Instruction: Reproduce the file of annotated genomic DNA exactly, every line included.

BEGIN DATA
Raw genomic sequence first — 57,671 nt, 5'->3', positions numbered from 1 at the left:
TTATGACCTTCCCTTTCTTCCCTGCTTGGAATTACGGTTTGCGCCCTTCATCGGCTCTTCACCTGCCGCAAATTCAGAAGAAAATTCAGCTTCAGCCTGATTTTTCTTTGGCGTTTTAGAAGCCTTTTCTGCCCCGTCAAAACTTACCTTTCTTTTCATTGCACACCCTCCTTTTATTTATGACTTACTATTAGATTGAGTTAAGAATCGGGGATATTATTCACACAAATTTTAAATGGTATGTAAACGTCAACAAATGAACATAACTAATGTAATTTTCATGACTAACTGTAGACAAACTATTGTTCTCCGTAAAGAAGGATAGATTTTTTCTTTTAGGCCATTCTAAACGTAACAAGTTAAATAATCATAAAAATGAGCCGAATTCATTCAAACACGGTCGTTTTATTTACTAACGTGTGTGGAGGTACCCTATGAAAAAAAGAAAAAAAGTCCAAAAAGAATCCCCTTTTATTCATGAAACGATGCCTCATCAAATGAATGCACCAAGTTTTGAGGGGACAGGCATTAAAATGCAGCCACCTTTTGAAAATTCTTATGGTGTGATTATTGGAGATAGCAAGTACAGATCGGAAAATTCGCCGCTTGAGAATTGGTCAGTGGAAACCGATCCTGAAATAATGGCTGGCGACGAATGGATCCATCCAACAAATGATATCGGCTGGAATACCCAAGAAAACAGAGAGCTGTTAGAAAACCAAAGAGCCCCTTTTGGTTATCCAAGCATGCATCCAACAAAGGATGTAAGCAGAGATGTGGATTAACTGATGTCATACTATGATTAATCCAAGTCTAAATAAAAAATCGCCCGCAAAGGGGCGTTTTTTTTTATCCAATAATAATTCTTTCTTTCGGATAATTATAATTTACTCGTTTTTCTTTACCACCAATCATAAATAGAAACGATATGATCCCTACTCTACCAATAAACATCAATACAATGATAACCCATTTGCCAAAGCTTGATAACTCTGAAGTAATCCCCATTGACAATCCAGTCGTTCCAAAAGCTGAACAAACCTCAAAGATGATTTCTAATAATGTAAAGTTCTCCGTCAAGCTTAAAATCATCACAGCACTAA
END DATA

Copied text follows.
Raw genomic sequence first — 57,671 nt, 5'->3', positions numbered from 1 at the left:
TTATGACCTTCCCTTTCTTCCCTGCTTGGAATTACGGTTTGCGCCCTTCATCGGCTCTTCACCTGCCGCAAATTCAGAAGAAAATTCAGCTTCAGCCTGATTTTTCTTTGGCGTTTTAGAAGCCTTTTCTGCCCCGTCAAAACTTACCTTTCTTTTCATTGCACACCCTCCTTTTATTTATGACTTACTATTAGATTGAGTTAAGAATCGGGGATATTATTCACACAAATTTTAAATGGTATGTAAACGTCAACAAATGAACATAACTAATGTAATTTTCATGACTAACTGTAGACAAACTATTGTTCTCCGTAAAGAAGGATAGATTTTTTCTTTTAGGCCATTCTAAACGTAACAAGTTAAATAATCATAAAAATGAGCCGAATTCATTCAAACACGGTCGTTTTATTTACTAACGTGTGTGGAGGTACCCTATGAAAAAAAGAAAAAAAGTCCAAAAAGAATCCCCTTTTATTCATGAAACGATGCCTCATCAAATGAATGCACCAAGTTTTGAGGGGACAGGCATTAAAATGCAGCCACCTTTTGAAAATTCTTATGGTGTGATTATTGGAGATAGCAAGTACAGATCGGAAAATTCGCCGCTTGAGAATTGGTCAGTGGAAACCGATCCTGAAATAATGGCTGGCGACGAATGGATCCATCCAACAAATGATATCGGCTGGAATACCCAAGAAAACAGAGAGCTGTTAGAAAACCAAAGAGCCCCTTTTGGTTATCCAAGCATGCATCCAACAAAGGATGTAAGCAGAGATGTGGATTAACTGATGTCATACTATGATTAATCCAAGTCTAAATAAAAAATCGCCCGCAAAGGGGCGTTTTTTTTTATCCAATAATAATTCTTTCTTTCGGATAATTATAATTTACTCGTTTTTCTTTACCACCAATCATAAATAGAAACGATATGATCCCTACTCTACCAATAAACATCAATACAATGATAACCCATTTGCCAAAGCTTGATAACTCTGAAGTAATCCCCATTGACAATCCAGTCGTTCCAAAAGCTGAACAAACCTCAAAGATGATTTCTAATAATGTAAAGTTCTCCGTCAAGCTTAAAATCATCACAGCACTAA